A blog about the restoration, remodel and renovation of a 1929 Chicago-style brick bungalow

Rethinking the Box

Over the past couple of years I decided that my box o’ grasses wasn’t really working out as I desired. Initially I wanted them to act as a privacy hedge from our neighbor’s yard, and while eventually they did, it would take half the summer before they got tall enough.

The grasses in late May

The grasses in late May

Grasses in mid-June

Grasses in mid-June

There were a couple other issues. One, it was getting to be a pain to cut them back every spring and they created way too much plant waste that we had to get rid of in our landscape waste pickup. Secondly they splayed out a bit, which meant the grass was either tickling the backs of our necks as we sat in the Adirondack chairs on the gravel patio, or we had to pull our chairs halfway up the patio, which meant that there wasn’t room for much else there.


Grasses splaying out, early fall

Skyrocket juniper as accent behind fountain

Skinny juniper as accent behind fountain

I also wasn’t crazy about how the grasses looked next our skinny Skyrocket Juniper, which acts as an accent piece in line with the fountain, and also separates the space between the gravel patio and our flagstone patio.

I didn’t want to get rid of the cedar box we built, so I needed to find a good substitute for the grasses.

Earlier in the summer I went to Lurvey’s, our local garden center, to get some ideas. I thought something evergreen might be nice, but something like Arborvitae would be too big for the box, and we already had some on the other end of the property. Someone at Lurvey’s suggested Pencil Holly. They only had one available though, and because the box is so long it would have taken a LOT of those to fill it up. Still, maybe a few of those along with some other things would work.

The other suggestion was to use vines, which meant we would also have to build a trellis for it.

I decided that would be our best option and went ahead and bought several Trumpet vines. I know they’re vigorous climbers, and these would be contained and therefore (hopefully) more easily manageable.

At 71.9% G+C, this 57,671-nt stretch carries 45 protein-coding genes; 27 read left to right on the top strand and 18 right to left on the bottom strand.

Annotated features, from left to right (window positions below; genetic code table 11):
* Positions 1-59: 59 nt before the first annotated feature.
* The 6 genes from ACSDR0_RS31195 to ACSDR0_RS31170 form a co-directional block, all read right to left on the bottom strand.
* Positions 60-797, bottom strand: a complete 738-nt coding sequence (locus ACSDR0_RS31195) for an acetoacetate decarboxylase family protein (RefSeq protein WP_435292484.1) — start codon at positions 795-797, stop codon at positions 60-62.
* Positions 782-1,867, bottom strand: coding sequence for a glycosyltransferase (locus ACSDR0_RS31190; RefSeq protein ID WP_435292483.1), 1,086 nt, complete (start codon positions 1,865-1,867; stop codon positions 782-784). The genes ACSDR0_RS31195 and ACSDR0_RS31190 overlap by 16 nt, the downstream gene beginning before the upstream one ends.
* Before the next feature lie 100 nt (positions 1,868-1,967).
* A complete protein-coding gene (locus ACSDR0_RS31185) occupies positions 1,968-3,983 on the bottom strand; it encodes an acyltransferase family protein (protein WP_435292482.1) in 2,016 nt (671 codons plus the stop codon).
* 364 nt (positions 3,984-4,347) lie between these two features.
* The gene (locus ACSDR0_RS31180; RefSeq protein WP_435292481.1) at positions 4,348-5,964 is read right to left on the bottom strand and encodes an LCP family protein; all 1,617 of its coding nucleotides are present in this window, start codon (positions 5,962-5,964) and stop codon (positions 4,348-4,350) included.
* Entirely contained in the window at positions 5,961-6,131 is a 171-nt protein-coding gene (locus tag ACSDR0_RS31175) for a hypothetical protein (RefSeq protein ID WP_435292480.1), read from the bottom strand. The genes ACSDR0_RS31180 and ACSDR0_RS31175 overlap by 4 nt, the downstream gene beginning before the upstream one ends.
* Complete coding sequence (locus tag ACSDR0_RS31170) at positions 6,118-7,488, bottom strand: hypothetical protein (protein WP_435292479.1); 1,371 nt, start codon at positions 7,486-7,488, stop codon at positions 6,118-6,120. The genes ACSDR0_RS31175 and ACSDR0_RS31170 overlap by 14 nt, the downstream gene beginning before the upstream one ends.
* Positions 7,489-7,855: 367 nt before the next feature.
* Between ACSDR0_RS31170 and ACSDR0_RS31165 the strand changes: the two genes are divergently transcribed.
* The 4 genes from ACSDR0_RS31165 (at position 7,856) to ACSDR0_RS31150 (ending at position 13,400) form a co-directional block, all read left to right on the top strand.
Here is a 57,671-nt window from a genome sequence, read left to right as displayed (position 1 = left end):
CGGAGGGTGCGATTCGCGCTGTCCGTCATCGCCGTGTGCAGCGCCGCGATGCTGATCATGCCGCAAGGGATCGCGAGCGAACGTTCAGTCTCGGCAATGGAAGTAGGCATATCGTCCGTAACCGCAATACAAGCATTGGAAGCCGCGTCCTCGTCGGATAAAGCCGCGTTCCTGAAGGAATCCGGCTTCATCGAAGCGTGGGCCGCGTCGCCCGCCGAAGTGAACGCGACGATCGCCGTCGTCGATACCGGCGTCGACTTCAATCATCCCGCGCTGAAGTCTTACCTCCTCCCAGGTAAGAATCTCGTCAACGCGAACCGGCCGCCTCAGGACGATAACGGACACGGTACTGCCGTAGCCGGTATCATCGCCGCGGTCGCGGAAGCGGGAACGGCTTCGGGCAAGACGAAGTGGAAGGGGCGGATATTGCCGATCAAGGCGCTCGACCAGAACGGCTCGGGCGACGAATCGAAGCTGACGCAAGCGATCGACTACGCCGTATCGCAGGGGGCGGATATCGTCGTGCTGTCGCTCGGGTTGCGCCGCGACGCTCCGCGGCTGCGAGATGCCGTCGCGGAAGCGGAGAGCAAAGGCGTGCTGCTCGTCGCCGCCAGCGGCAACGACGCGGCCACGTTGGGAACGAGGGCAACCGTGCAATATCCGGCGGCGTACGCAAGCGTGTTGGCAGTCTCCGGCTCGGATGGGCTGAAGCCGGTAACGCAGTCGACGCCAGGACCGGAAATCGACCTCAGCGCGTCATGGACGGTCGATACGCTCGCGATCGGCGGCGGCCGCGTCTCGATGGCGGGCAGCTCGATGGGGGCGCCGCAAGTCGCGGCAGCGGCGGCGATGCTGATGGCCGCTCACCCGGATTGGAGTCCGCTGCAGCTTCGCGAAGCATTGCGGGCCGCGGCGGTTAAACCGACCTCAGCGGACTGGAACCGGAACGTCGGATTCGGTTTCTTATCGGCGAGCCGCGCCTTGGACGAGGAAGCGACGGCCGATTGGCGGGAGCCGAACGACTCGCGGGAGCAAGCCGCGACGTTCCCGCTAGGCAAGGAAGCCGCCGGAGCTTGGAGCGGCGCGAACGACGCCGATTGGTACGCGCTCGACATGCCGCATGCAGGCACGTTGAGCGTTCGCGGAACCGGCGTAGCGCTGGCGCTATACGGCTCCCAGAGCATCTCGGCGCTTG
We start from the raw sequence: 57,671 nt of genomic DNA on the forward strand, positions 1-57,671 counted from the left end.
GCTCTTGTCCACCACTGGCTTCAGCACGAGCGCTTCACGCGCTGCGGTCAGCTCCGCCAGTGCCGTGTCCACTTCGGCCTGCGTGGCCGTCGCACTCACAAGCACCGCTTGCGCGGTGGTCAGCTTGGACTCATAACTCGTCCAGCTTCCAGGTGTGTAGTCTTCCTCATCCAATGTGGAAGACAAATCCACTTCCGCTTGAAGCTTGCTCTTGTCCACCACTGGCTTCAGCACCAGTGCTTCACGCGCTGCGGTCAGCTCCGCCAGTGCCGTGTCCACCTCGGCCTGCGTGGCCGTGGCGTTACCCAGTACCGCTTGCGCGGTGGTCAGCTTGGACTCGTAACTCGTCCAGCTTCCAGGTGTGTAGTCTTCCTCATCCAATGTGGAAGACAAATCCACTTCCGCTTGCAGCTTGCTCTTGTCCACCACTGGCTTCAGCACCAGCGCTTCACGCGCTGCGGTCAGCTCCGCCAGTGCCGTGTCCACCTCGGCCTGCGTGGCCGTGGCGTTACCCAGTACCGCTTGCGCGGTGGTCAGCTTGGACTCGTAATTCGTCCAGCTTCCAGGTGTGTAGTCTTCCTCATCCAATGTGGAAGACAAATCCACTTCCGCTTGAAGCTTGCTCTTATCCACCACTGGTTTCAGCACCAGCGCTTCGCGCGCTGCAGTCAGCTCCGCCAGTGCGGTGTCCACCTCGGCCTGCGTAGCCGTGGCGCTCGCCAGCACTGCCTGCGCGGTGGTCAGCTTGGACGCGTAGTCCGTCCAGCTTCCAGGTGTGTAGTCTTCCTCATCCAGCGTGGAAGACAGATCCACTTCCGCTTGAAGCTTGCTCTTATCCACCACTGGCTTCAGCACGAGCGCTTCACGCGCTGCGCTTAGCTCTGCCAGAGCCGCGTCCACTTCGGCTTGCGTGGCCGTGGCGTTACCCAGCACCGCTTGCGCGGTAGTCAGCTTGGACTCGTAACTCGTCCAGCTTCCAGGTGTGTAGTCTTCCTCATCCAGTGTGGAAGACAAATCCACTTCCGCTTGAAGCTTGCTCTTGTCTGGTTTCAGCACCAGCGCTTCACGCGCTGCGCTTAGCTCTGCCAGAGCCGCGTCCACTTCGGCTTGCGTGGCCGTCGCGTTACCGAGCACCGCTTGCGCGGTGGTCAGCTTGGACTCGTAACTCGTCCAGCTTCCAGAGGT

Well, they ended up sitting it their containers for a good part of the summer. At one point I was afraid they weren’t going to make it but we amped up our watering and they recovered.

Finally, a few weeks ago we cut down and dug up all the grasses. Not a fun job.

I drew up some plans to mimic the design of our pergola. Luckily we had a bunch of lumber left over from the pergola so we got to use it all up and just needed 10 more 2x2s. We attached the framing to the box, matching the height of the cross braces to the pergola.

Matching the framing height to the pergola

Matching the framing height to the pergola

Framing for the trellis

Framing for the trellis

We added corners to strengthen it. I planted one variety of trumpet vine in each corner, and a different one in the middle section.

Mimicking the pergola design

Mimicking the pergola design

There are a couple of finishing touches I need to make, which will go in those 2 empty spaces. That will take a couple weeks and I don’t want to reveal what those are just yet. 🙂


I’m happy with the result so far. For only about $200 for plants and additional lumber, we have a privacy fence without building a fence!


  1. Jan Hunyady on September 4, 2016 at 6:56 pm

    I have a couple of Trumpet vines in a color they call red but actually looks like orange. In our area you can only buy Red (orange) and Yellow.

    They are vigorous growers and can grow underground and come up in a crack 10 ft away.

    The trellis look great.

    • denise on September 5, 2016 at 8:11 am

      Yes I think these are red. It kind of scares me about the underground growth. We had that problem with the Smooth Sumac we planted and there were underground roots going everywhere, including our neighbor’s lawn!

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